While severe weather occurs on a regular basis, it never really sneaks up on us thanks to the folks at the National Weather Service. The office serving the South Texas area is located at the New Braunfels Airport and it is known as the Austin/San Antonio office of the National Weather Service. The facility has state of the art NEXRAD radar and operates 24 hours a day, 365 days a year. They provide daily weather updates and issue an assortment of weather advisories, statements, and bulletins including weather watches and warnings, depending on conditions. Several other radar sites cover South Texas including one near Del Rio, Corpus Christi, and several other locations. In addition, the Storm Prediction Center in Norman, Oklahoma, monitors the weather across the nation and issues various statements regarding the possibility of severe weather.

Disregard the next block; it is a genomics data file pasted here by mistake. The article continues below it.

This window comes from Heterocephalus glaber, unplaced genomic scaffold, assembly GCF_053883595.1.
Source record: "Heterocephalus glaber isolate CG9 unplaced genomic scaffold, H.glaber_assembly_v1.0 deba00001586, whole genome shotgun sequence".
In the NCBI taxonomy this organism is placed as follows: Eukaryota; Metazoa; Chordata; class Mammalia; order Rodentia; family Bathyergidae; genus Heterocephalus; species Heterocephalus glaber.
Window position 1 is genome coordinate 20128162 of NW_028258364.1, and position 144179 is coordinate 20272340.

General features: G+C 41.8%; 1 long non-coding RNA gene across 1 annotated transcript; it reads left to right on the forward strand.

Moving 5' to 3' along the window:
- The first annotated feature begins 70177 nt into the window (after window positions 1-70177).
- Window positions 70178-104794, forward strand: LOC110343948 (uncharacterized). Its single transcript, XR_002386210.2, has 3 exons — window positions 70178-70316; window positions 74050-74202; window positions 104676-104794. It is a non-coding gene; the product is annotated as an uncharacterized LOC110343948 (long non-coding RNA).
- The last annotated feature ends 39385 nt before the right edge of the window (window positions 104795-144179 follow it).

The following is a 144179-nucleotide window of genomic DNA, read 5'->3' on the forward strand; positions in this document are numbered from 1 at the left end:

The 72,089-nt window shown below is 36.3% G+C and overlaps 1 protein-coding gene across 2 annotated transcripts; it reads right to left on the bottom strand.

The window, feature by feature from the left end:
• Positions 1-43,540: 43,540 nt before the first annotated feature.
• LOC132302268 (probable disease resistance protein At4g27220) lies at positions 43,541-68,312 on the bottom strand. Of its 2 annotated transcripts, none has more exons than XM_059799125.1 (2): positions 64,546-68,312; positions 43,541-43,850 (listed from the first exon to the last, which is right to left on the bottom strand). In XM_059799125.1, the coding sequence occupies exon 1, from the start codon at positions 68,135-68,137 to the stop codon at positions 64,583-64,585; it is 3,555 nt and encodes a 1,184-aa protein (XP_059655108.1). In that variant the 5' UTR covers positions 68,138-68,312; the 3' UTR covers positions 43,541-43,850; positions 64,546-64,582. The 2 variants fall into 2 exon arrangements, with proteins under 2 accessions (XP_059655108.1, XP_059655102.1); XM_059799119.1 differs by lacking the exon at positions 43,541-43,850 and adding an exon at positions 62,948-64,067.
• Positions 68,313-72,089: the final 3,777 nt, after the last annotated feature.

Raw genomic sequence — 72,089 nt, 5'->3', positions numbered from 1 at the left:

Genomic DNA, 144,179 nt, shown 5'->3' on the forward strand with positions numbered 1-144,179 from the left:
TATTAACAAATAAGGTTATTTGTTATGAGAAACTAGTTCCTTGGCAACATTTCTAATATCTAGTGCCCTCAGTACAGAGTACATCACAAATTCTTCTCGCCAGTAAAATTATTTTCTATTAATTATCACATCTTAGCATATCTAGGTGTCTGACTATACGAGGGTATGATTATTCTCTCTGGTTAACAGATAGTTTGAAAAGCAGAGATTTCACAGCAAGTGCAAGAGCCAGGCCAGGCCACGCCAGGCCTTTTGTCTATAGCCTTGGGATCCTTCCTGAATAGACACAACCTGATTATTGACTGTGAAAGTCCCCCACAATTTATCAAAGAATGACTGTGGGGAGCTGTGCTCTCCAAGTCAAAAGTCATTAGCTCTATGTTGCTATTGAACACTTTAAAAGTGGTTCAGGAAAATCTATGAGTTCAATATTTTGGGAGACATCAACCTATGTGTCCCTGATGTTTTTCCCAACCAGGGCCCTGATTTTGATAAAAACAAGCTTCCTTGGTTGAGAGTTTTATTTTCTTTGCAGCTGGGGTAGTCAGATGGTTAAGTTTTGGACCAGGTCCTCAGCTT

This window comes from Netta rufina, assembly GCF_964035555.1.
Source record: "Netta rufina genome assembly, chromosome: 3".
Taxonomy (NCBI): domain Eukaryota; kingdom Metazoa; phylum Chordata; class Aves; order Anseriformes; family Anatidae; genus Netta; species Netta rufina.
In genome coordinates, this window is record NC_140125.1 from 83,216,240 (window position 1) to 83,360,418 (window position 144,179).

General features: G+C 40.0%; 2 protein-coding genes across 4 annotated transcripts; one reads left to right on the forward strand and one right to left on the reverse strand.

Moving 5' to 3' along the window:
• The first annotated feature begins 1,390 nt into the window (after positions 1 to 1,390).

All citizens should be familiar with the weather services statements and bulletins and fully understand what they mean. The most common are Watches and Warnings. They both pertain to a weather conditions but their meaning is very different.
Watches – A “Watch” of any kind simply means conditions are favorable for a certain type of weather to occur, over a certain area, and during a specific time frame. Generally speaking watches are issued based on atmospheric conditions when moisture is present and storms fronts are expected.
Warnings – A “Warning” on the other hand means that the condition is happening now. A Severe Thunderstorm Warning posted for Bexar County until a certain time means that a severe storm, based on high winds, hail, and rainfall is showing up on radar and is moving into the area. The most dangerous would be a tornado warning. These are issued when either an actual funnel cloud has been reported on the ground by a certified weather spotter or when radar indicates the possibility of a rotating storm cell which could indicate a tornado. Sometimes this indication is known as a “Hook Echo” on the radar. The hook so to speak is the actual funnel cloud however radar cannot tell if the funnel cloud is actually on the ground.